Dear Becky from Hillsdale Lake Greensboro,

The Legend of Billie Jean (Movie) - When do I get a body like Helen Slater?
Hillsdale Lake is situated just off Battleground Avenue up Strawberry Road. It's a gorgeous lake on a quiet side road with a small pier and a tiny pavilion. Throw a 1977 Instagram filter on your selfie and lay out on the wood boardwalk as the warm summer breeze blows over your mid-drift. It all takes you back to simpler times. Think 80s movies like the Legend of Billie Jean. You could easily Pinterest Hillsdale as the idyllic life for Greensboro. That's until Becky shows up in her mini-van.

I've been going to Hillsdale since I was a teenager. A friend of a friend divulged this secret skinny dipping spot to our band of merry troublemakers in a former life. During the 90s, we were chased out of this community by the cops more times than I can count. As a teenager it was warranted. We'd arrive after midnight, often doing what teenagers in Greensboro do.

Yesterday, after a bit of chicken and waffles from Dame's we drove with the top down on the Mustang out to the lake, a car unlike my teenage years, good enough to pass (barely) to the bourgeois whose homes line the lake. It was for a bit of nostalgia as I just wanted to see the old place. I was surprised that I could remember exactly how to get there as it had been more than a decade since I had visited. It still looked exactly the same... beautiful and empty, isolated.

We walked out on the pier, sat on the edge and just enjoyed what could have easily become the cover of the next indie band's LP cover. My eyes were closed as the sun hit my face as I heard Becky's mini-van roll up. I could hear her heavy stepped walk approach us with hesitation as she unloaded her numerous beach items from her vehicle. Slowly, she prepared her squat on the man-made beach letting out audible grunts of frustration.  As the boards on the pier creaked with her approach, I could feel both her apprehension and her disgust that two women dare share her neighborhood lake.

Becky with her corpulent legs poking through her swimsuit had seen better days. She deserved a day at the beach, no doubt. Her ample thighs were the first thing I caught sight of as I opened my eyes, somewhat ruining the gorgeous scenery. As a fat girl myself with my own shameful body, I understand the vulnerability of going public in bathing suits (it took me 30 some years to buy my first bikini). As Becky began her interrogation of why we were on the pier and lake (owned by the home owner's association), I could sense her feeling of vulnerability and that she expected no one to be here. I get it.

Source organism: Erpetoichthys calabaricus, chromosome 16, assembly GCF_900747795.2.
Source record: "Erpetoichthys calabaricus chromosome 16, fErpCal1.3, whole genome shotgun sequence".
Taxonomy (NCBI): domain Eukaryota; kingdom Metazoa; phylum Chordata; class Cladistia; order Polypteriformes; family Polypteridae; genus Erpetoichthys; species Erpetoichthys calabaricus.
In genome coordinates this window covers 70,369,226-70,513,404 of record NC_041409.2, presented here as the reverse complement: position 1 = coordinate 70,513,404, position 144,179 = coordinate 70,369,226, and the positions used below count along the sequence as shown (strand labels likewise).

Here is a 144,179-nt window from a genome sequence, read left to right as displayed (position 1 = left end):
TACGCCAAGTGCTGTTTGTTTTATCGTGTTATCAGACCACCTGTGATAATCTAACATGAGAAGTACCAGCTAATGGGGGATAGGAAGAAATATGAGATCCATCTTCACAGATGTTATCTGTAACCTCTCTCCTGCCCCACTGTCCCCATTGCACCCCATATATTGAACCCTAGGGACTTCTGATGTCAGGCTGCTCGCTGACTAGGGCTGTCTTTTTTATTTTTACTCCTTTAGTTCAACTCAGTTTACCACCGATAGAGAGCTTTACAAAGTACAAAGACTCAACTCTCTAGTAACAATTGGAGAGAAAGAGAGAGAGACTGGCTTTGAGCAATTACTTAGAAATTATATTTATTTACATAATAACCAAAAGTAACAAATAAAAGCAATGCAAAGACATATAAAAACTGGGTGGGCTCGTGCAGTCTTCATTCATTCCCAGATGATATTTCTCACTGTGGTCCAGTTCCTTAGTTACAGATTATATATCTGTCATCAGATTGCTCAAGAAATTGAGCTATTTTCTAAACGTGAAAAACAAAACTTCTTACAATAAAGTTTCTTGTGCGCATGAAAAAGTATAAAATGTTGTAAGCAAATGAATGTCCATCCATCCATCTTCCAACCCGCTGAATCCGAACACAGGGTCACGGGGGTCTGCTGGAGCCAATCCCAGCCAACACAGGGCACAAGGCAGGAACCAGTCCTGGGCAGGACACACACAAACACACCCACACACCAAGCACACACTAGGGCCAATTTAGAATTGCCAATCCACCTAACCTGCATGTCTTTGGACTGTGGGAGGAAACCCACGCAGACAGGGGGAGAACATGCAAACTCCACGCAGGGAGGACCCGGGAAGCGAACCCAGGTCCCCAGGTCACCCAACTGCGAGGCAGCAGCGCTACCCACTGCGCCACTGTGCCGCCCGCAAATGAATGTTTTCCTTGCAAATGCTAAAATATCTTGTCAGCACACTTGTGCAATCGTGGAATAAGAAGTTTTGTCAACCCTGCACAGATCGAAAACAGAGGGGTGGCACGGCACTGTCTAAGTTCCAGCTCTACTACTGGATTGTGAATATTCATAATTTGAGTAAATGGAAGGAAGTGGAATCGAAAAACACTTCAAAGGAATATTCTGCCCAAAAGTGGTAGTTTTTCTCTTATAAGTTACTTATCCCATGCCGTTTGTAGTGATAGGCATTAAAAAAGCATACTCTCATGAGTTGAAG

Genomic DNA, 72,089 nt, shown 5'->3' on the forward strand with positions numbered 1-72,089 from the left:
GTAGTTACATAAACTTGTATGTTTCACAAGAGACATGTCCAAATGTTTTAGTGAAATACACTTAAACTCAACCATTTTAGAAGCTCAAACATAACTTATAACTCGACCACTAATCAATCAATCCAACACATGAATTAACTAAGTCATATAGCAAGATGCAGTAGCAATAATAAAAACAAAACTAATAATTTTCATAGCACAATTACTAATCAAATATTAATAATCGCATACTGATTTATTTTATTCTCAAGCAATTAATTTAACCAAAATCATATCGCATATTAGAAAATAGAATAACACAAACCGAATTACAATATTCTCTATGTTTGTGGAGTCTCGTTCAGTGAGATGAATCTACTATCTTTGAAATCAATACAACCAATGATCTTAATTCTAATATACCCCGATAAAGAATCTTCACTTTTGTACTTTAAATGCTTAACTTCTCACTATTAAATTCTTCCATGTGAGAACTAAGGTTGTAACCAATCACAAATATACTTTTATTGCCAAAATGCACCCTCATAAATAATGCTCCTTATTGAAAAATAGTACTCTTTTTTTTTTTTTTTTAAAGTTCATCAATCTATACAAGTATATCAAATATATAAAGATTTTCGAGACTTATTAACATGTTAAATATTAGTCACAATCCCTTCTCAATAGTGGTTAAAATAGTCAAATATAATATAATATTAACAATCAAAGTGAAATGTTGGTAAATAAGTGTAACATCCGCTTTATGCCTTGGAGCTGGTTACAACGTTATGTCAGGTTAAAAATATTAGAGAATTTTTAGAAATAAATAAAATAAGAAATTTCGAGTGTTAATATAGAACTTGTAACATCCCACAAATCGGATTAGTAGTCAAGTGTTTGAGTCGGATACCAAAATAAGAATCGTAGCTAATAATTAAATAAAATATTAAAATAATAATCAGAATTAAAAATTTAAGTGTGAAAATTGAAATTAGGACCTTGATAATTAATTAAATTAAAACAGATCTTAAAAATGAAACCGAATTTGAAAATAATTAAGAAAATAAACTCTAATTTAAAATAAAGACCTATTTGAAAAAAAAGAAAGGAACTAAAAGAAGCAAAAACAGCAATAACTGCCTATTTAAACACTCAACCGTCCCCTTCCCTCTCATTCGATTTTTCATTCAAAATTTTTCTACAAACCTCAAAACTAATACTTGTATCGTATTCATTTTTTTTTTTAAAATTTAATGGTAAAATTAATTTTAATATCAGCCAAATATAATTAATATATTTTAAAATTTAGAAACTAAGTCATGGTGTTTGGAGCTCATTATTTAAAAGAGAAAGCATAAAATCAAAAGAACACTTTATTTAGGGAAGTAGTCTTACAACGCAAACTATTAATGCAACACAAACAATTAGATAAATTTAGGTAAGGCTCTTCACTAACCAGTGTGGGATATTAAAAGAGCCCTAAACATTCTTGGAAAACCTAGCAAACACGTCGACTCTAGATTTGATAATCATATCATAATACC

I explained to her that we were just checking out the old place and we weren't causing any trouble. She demanded we leave. A giant lake with no one using it, but Becky wanted it all to herself. I accept that I don't look my age, I know she doesn't know who I am or my education level. In this moment, Becky wanted to teach me the lesson of the 1%. Clearly, in her eyes, I wasn't apart of that elite Greensboro demographic. As I translated her tone and language to words only us poor hoodlums could understand, I heard "go back to where you came from". I asked her, "Does it bother you that we're here?" - She seemed flustered, and stated that the lake is only available for people rich enough to own a home here and their guests. She could have easily offered to sponsor us, but why would anyone share nature when you're entitled to the whole damn place to yourself. "We will leave if we make you feel uncomfortable.", I said. She shrugged and couldn't even muster a "yes" as she turned to grab a water bottle, clutched so tightly that the plastic sides of the container began to crack under the pressure of her hand.

So we left. So, Dear Becky of Hillsdale Lake and other residents. Sorry for invading your beautiful solitude. Sorry for sharing a moment in the sunshine of in the shadows of your beautiful homes. I'll go back to my cow patch now and dream about those moments from the windows of the trailer park. Here's wishing you and your day at the lake was the best. Thanks for your southern hospitality and warmth in our shared humanity.


  1. There was a time when only black people were discriminated against here in Greensboro, when white people could go most anywhere they wanted to go in the daylight hours and never be questioned. Make no doubt, those of us who are blue collar working class whites are now seen with the same disdain as Greensboro's elites view blacks. It's time Greensboro's working class blacks and whites worked as one

  2. I will never fit into the ideals of acceptability... and for that I understand I can never be fully a part of the class system here in North Carolina.

  3. Liv, it has been my experience that most learn compassion through suffering. Those bearing down on us with the least compassion have suffered the least. Sad, I know.


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